1. We’ll motivate you to join the gym if you haven’t already.

Let me tell you a secret. We got to Cross Fit when you were still struggling with crunches – it’s no surprise that gay men are more aware of their bodies than their straight counterparts. We might come in all shapes and sizes, but we’ll still make sure we look the best version of ourselves whichever way we are packaged – we are giftwrapped with gym memberships and protein supplements.

And we also do Pilates. Forty-five minutes at Pride can do what hours of staring at fitness videos on YouTube can’t. After that, a few months of motivation is all you need to end up looking like the next big underwear model.

2. Get style advice straight from the expert!

When your idea of making a style statement is cycling through your three Zara shirts with a pair of cream khakis, you need help. I am not saying every gay man is a writer with GQ magazine, but when it comes to fashion, we have the common sense not to wear socks with our sandals. Pride walk is the fashion parade that tells you what works and what doesn’t.

Want to know what colour belt works with your Italian shoes? Do stripes really go with spots? What’s the point of wearing a bow tie? Now you know whom to turn to, oh sweet summer child, so keep your Crocs where they rightfully belong.

Back in your closets.

  1. Find a gay best friend

Carrie Bradshaw isn’t the only person who needs a gay best friend – everyone could do with one. We know the best places to get brunch, we understand how cufflinks work and we’ll honestly tell you what not to say to your girlfriend when she’s threatening to break up with you. We are the Chandler to your Joey, without the girlfriend who got in the way.

  1. And finally stop being homophobic and go!

Fashion tips and gym buddies aside, the main reason you should go walk the pride is to show your support for the LGBT community. Contrary to popular belief, the gay men who are at the parade won’t hit on you. They won’t even look at you. We have other important things to worry about – like inequality and basic rights.

Also, walking for the LGBT Pride won’t make you gay – because surprisingly, things don’t work that way. Throw those old fashioned ideas in the trash can and step out. We did it ages ago, and let me tell you that it’s very fulfilling.

Or at least most gay men did.

‘Why should I go?’ asks Jai, a flamboyant digital marketing manager who’s a year older, but eons cuter. ‘I am not an activist; plus it’s a Saturday afternoon, I’ll rather sleep in!’ he sips at his peppermint tea, handing me his almond biscotti.

Sigh. If only his sensibility matched his swagger.

If like Jai, you are one of the many gay men who don’t think it’s their calling (or place) to participate in the parade, don’t fret. I’ve got you covered too. Here are a few reasons for you to pull back those bed covers and pull up your socks just in time for the walk today:

 

  1. It gives you the same sense of belonging that a clearance sale does.

 Let’s face it – you might love your straight friends to death, but they’d never be able to relate to the bad Grindr date you had last week, the one with the man who thought it’d be okay to get his ex along.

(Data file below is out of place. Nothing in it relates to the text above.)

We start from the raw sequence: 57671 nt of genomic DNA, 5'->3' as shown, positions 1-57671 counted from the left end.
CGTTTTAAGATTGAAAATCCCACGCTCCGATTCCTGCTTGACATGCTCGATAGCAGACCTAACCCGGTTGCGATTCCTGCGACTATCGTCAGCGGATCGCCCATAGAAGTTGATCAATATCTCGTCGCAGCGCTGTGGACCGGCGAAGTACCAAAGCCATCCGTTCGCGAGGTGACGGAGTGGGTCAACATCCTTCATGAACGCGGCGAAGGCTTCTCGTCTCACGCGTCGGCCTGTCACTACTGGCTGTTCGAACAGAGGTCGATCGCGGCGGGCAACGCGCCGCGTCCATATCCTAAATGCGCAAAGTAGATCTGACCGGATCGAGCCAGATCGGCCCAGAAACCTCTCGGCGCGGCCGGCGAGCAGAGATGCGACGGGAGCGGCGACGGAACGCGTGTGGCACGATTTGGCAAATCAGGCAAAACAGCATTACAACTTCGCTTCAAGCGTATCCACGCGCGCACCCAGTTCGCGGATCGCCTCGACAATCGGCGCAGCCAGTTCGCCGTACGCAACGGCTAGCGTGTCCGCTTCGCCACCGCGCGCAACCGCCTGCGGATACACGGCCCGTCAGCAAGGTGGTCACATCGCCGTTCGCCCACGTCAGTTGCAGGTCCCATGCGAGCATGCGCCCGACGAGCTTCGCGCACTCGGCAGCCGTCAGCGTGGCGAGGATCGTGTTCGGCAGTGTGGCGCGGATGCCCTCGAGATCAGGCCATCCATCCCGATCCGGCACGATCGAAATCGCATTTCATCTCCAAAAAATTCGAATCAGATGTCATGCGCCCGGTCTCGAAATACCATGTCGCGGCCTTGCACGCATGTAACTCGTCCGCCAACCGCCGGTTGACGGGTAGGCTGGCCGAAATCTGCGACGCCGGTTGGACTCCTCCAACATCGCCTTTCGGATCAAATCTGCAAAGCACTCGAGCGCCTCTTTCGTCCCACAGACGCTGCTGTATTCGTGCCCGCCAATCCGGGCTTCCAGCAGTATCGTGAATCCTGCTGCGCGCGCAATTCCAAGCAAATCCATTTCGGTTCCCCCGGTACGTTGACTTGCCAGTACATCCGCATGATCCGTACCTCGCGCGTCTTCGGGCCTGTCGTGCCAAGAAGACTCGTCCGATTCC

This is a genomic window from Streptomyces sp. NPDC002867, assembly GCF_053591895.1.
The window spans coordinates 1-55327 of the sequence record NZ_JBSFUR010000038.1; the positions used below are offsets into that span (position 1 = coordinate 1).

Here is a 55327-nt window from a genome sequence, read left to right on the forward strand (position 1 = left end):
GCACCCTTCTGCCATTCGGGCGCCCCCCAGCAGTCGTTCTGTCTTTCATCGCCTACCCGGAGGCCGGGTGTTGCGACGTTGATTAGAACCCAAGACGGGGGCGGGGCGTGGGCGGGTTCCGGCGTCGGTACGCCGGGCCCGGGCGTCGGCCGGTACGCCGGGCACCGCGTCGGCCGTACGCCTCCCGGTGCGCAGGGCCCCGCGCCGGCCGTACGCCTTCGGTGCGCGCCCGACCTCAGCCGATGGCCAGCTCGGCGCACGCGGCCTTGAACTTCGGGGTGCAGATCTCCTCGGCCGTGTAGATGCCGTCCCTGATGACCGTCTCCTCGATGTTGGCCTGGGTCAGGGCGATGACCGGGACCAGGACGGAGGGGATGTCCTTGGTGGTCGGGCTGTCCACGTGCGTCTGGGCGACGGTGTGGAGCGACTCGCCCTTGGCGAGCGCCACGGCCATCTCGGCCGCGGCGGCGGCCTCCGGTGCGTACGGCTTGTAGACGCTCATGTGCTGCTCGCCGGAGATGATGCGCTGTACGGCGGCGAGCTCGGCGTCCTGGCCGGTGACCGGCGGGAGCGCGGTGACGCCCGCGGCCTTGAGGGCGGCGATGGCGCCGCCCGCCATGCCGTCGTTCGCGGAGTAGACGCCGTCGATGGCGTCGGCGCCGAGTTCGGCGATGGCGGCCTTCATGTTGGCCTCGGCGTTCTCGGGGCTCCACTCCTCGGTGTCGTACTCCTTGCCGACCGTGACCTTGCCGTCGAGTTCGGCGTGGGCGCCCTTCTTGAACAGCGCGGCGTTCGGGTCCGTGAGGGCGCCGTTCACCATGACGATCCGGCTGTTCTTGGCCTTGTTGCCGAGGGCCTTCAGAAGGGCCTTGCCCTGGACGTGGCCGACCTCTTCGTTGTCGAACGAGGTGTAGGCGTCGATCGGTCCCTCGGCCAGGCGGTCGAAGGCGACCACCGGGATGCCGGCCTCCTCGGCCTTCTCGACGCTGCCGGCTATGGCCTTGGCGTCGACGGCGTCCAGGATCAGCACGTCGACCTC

It’s different at the parade – here, as you are surrounded by fun (read: fabulous) people who are just like you, you feel the same way you felt when you bought clothes at half price. Do you know what that lovely feeling is?

It’s the overwhelming sense of community. The feeling that you belong.

Without any dates with exes involved.

  1. It’s better than finding love on Grindr.

Sick of rummaging around the dregs of online dating, sifting through the same pool of shirtless men?

You have more chances of running into the love of your life here than you have of having a decent, fulfilling conversation on Grindr. Can you imagine the possibilities of not having your heart broken by yet another torso that asks you for ‘a dick pic?’

Well, now you can. How about you go say hi to the cute boy waving the pride flag across the road instead? You no longer need to lie to people about meeting your future boyfriend at Starbucks.

  1. A chance to dress fabulously.

Remember that multicoloured jacket you drunkenly bought online after a bitter break-up and an even bitter bottle of wine?

Now’s your chance to tear out the plastic wrapping and wear it like you own it (side note: because in this case, you actually do.) Pride’s the perfect excuse to be proud of your identity and keep the inhibitions at bay – feather boas or floral shirts, if you think you can pull it off, pull it out of your closets right now.

  1. And finally stop the internalized homophobia.

 The only people who hate gay men more than bigoted straight men are gay men themselves. The twinks hate the chubs. The bears hate the cubs. The intellectuals hate the social butterflies. The mascs hate the femmes. The models hate the geeks. The activists hate the slackers. The queens hate the discreet. And everyone hates me.

It’s finally time to end the internalized homophobia, guys, and there’s no better place to start than walk for Pride itself. What about me?

I’ll see you at the finish line.

 

 

 

 

Pssst. Did my words stir you enough to attend? Here are a few quick details for you if you plan to swing by The LGBT Pride Parade later today:

 

Where: August Kranti Maidan, grant Road, Mumbai – 4000036.

 

When: Saturday 28th January, 3 PM onwards!

Mumbai Queer Pride ’16 : Don’t Rain On My Parade!

 

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What: Queer Azaadi’s Mumbai Queer Pride 2016

When:  3:00 PM onwards, Saturday, February 6th, 2016.

Where: August Kranti Maidan, Mumbai.

Why: Because one never needs a reason to walk the Pride, and hey, what would you rather spend your saturday doing?

So let’s walk the talk, shall we?